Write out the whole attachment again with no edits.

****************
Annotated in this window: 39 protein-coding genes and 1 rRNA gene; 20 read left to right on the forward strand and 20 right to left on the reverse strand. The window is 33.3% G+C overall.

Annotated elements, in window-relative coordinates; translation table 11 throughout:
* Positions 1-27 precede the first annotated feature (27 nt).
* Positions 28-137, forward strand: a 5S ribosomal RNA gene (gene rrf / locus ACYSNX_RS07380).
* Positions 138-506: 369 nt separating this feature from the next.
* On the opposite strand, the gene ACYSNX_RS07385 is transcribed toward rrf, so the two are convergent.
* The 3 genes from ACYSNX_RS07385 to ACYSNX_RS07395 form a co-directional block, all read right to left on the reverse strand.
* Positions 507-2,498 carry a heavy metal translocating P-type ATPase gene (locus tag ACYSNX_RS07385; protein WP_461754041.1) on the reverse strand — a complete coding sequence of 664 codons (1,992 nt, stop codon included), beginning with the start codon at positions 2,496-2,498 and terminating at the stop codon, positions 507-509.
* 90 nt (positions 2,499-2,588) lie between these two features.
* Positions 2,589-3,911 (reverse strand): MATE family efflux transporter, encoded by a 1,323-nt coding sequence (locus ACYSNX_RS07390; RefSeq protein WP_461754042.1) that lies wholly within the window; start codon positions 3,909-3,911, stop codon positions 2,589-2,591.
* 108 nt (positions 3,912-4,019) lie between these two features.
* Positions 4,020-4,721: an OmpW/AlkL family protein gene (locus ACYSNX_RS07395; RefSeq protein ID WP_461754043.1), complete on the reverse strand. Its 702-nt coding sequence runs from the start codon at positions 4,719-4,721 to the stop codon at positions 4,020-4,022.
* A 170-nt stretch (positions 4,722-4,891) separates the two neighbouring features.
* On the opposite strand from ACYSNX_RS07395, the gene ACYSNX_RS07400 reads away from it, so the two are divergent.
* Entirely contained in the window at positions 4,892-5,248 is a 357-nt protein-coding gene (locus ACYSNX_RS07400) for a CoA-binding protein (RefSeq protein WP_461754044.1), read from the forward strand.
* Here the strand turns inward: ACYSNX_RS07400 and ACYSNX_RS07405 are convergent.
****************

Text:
Annotated in this window: 39 protein-coding genes and 1 rRNA gene; 20 read left to right on the forward strand and 20 right to left on the reverse strand. The window is 33.3% G+C overall.

Annotated elements, in window-relative coordinates; translation table 11 throughout:
* Positions 1-27 precede the first annotated feature (27 nt).
* Positions 28-137, forward strand: a 5S ribosomal RNA gene (gene rrf / locus ACYSNX_RS07380).
* Positions 138-506: 369 nt separating this feature from the next.
* On the opposite strand, the gene ACYSNX_RS07385 is transcribed toward rrf, so the two are convergent.
* The 3 genes from ACYSNX_RS07385 to ACYSNX_RS07395 form a co-directional block, all read right to left on the reverse strand.
* Positions 507-2,498 carry a heavy metal translocating P-type ATPase gene (locus tag ACYSNX_RS07385; protein WP_461754041.1) on the reverse strand — a complete coding sequence of 664 codons (1,992 nt, stop codon included), beginning with the start codon at positions 2,496-2,498 and terminating at the stop codon, positions 507-509.
* 90 nt (positions 2,499-2,588) lie between these two features.
* Positions 2,589-3,911 (reverse strand): MATE family efflux transporter, encoded by a 1,323-nt coding sequence (locus ACYSNX_RS07390; RefSeq protein WP_461754042.1) that lies wholly within the window; start codon positions 3,909-3,911, stop codon positions 2,589-2,591.
* 108 nt (positions 3,912-4,019) lie between these two features.
* Positions 4,020-4,721: an OmpW/AlkL family protein gene (locus ACYSNX_RS07395; RefSeq protein ID WP_461754043.1), complete on the reverse strand. Its 702-nt coding sequence runs from the start codon at positions 4,719-4,721 to the stop codon at positions 4,020-4,022.
* A 170-nt stretch (positions 4,722-4,891) separates the two neighbouring features.
* On the opposite strand from ACYSNX_RS07395, the gene ACYSNX_RS07400 reads away from it, so the two are divergent.
* Entirely contained in the window at positions 4,892-5,248 is a 357-nt protein-coding gene (locus ACYSNX_RS07400) for a CoA-binding protein (RefSeq protein WP_461754044.1), read from the forward strand.
* Here the strand turns inward: ACYSNX_RS07400 and ACYSNX_RS07405 are convergent.